The State of Oregon Speed Zone Review Panel unanimously supported a request by Multnomah County to lower speed limits on the Burnside Bridge and two sections of the Hawthorne Bridge viaduct today.
As we reported last month, the county and City of Portland Bureau of Transportation both support lower speed limits on the Burnside and two sections of the Hawthorne viaducts between the Willamette River and Southeast Grand Avenue from 35 to 30 mph.
The County sees the current 35 mph limits as unnecessary and inconsistent, since the short sections are bookended by lower speeds. The county owns and operates five downtown bridges and has a goal to make all of them 30 mph or less. They also want to support PBOT’s Vision Zero goals and the city’s ongoing efforts to reduce speed limits at every opportunity.
The Oregon Department of Transportation has final say on speed limit reduction requests. When a jurisdiction requests a change, ODOT looks to the speed zone review process laid out in the Oregon Administrative Rules (734-20-0014, 734-20-0015 and 734-20-0016). ODOT State Traffic Roadway Engineer Michael Kimlinger told BikePortland that their initial investigation into the county’s request showed that it fell outside ODOT’s authority, so they weren’t able to grant the change (note that Kimlinger supported the lower speeds, but wasn’t able to grant the request without an appeal by the County). The County therefore opted to appeal to the state’s Speed Zone Review Panel.
At the panel’s meeting today, Multnomah County civil engineer A. Lee presented their case for the Burnside Bridge. The safety of bicycle riders figured prominently in her presentations.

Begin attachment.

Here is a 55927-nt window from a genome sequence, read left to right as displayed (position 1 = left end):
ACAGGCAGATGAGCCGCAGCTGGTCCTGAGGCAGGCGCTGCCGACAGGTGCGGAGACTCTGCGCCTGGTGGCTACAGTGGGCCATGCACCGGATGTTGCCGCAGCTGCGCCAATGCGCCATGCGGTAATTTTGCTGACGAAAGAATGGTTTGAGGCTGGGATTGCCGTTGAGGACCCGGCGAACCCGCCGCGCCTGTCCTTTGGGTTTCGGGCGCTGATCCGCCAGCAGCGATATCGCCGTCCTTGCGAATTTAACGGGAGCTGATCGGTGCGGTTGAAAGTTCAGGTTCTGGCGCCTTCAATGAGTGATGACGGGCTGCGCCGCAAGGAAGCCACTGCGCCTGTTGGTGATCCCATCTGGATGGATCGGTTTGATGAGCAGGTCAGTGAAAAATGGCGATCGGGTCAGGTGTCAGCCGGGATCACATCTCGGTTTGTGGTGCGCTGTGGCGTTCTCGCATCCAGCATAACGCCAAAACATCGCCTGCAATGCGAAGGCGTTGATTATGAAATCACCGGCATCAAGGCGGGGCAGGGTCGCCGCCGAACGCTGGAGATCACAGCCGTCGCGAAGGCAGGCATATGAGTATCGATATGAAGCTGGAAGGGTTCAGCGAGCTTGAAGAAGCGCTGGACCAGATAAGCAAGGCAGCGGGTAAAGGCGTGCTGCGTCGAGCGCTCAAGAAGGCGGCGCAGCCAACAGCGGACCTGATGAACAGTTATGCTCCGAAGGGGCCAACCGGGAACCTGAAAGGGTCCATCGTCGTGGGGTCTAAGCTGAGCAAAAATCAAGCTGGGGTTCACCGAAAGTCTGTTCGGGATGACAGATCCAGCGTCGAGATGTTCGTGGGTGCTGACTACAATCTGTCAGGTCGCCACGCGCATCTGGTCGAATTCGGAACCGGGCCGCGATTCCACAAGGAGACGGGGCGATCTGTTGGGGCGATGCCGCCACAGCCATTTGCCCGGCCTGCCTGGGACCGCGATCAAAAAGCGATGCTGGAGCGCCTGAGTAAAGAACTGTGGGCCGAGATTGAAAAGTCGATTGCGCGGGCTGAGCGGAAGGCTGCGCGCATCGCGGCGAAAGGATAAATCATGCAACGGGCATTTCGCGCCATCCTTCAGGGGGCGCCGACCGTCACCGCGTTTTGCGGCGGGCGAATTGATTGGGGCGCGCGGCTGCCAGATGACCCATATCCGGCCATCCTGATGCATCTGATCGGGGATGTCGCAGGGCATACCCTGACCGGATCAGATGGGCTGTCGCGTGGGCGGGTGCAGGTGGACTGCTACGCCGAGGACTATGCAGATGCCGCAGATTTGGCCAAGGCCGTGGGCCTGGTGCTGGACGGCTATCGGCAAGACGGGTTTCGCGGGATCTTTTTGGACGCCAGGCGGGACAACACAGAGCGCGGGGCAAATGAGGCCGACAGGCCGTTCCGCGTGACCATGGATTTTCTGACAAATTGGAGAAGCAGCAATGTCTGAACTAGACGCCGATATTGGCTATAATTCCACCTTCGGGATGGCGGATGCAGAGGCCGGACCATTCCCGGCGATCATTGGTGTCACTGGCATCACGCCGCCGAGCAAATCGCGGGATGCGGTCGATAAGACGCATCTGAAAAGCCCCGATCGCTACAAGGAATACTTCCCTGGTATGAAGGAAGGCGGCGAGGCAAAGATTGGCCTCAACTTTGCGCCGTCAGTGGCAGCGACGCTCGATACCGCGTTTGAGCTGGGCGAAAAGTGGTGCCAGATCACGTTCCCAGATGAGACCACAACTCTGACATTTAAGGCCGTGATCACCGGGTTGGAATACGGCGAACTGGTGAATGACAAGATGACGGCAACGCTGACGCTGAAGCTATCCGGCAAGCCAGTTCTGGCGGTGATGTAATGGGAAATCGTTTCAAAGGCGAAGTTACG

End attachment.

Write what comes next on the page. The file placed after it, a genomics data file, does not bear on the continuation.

After hearing her rationale for a lower speed on the Burnside, panel member (and Washington County traffic engineer) Stacy Shetler pointed out that the 85th percentile speed (the speed at or below which 85 percent of all vehicles are observed to travel under free-flowing conditions) is 42 mph. He then asked what the County planned to do — beyond lowering the speed limit — to ensure that people actually slow down. Lee explained that enforcement isn’t their responsibility. A PBOT rep at the meeting said they could request enforcement from the Police Bureau but there would be no guarantees.
PBOT staffer Matt Kelly then joined the meeting to say while the City doesn’t have plans to install speed cameras on the Burnside Bridge, the mere existence of a growing speed camera program, might result in people slowing down. “As time goes on, there’s going to be more and more cameras across the city. So our hope would be that to some extent, people start to have some expectancy around enforcement. Because as we get more cameras, it’s going to be a little bit harder for folks to know exactly where each camera is.”
In the discussion among panel members that followed, they all supported the lower speed request, even with concerns that it might not change behaviors without infrastructure or enforcement-related measures.
A similar discussion ensued about the two sections of the Hawthorne viaducts. Since it’s currently posted as 35 mph for just a short stretch that’s sandwiched between lower speed sections, it seemed reasonable to panel members to lower it to 30 mph.
Both requests were granted with full support from the panel.
Learn more about the panel and Oregon speed zone policies here.